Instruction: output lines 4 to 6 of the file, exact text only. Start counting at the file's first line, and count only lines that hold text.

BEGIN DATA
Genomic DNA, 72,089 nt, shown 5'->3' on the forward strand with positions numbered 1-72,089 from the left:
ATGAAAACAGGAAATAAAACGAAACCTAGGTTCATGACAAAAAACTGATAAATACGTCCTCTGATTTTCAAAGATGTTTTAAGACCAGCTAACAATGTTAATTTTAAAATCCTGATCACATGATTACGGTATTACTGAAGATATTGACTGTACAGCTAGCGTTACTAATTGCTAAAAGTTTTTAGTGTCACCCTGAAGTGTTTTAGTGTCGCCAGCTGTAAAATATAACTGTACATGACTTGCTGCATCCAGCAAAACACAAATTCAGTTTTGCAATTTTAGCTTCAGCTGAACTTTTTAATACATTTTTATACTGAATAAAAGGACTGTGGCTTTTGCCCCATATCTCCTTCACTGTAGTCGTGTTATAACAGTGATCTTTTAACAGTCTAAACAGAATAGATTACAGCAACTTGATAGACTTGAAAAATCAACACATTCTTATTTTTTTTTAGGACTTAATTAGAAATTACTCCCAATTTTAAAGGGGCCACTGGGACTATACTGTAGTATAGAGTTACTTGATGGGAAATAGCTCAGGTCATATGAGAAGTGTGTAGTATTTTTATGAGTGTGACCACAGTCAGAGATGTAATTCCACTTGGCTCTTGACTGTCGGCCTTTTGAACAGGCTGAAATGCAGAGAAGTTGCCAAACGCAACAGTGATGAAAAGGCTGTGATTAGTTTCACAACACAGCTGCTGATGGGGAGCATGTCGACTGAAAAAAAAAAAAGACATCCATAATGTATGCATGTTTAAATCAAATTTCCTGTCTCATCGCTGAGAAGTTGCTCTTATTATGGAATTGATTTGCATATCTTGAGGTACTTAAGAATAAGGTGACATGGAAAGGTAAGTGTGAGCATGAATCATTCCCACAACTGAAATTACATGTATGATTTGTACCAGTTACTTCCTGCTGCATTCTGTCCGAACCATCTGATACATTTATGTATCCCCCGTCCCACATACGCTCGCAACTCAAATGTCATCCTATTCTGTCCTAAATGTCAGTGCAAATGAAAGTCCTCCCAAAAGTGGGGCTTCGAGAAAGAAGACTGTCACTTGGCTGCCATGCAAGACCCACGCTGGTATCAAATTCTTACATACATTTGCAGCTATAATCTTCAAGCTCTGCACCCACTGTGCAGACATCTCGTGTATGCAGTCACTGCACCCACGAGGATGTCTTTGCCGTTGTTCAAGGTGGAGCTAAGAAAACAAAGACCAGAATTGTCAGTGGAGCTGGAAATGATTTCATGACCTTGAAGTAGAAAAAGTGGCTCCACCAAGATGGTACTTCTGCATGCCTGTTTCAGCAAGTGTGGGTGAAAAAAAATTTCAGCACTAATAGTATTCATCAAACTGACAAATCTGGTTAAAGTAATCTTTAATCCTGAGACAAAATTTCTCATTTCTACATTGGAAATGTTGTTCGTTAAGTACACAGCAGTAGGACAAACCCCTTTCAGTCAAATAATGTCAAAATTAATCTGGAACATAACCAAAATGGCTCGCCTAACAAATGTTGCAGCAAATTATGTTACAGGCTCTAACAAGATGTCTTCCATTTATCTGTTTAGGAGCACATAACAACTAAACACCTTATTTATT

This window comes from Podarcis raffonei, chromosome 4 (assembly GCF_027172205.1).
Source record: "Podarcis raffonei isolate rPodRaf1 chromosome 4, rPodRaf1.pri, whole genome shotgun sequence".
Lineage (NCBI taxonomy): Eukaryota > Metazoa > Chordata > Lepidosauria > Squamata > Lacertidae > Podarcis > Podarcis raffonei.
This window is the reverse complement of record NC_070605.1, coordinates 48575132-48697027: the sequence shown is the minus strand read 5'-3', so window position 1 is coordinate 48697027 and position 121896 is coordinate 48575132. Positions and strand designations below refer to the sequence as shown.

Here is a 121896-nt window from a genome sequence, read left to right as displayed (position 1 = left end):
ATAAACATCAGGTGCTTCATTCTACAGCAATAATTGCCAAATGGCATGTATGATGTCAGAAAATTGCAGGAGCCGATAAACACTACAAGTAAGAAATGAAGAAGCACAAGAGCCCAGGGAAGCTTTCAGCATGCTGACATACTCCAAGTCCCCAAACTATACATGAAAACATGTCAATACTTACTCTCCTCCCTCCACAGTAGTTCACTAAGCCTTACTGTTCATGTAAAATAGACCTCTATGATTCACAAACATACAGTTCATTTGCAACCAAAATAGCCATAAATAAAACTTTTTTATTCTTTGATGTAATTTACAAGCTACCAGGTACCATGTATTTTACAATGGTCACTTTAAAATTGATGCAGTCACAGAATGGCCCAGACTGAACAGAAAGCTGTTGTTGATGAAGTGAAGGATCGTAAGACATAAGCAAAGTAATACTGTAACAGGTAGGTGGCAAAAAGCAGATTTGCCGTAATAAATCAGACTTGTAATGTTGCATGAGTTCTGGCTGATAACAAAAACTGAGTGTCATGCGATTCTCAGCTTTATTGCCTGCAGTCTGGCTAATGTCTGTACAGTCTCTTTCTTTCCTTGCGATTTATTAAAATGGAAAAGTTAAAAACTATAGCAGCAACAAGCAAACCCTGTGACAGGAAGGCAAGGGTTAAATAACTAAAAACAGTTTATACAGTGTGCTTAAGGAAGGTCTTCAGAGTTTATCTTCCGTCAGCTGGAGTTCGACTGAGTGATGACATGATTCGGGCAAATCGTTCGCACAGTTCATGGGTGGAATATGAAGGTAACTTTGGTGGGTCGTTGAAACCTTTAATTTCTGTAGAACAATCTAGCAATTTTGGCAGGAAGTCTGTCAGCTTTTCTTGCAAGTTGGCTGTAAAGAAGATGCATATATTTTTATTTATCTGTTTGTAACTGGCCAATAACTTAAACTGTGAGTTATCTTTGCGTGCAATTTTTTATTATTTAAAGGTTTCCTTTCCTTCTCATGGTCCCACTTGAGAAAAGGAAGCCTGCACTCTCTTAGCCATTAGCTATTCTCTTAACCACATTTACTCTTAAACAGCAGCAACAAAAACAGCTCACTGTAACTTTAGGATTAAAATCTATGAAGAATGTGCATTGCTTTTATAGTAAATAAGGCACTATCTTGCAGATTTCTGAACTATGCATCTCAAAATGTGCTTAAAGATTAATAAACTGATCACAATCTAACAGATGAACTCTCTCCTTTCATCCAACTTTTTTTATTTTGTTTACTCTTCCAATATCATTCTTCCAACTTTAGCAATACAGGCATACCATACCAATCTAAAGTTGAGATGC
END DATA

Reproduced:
Source record: "Podarcis raffonei isolate rPodRaf1 chromosome 4, rPodRaf1.pri, whole genome shotgun sequence".
Lineage (NCBI taxonomy): Eukaryota > Metazoa > Chordata > Lepidosauria > Squamata > Lacertidae > Podarcis > Podarcis raffonei.
This window is the reverse complement of record NC_070605.1, coordinates 48575132-48697027: the sequence shown is the minus strand read 5'-3', so window position 1 is coordinate 48697027 and position 121896 is coordinate 48575132. Positions and strand designations below refer to the sequence as shown.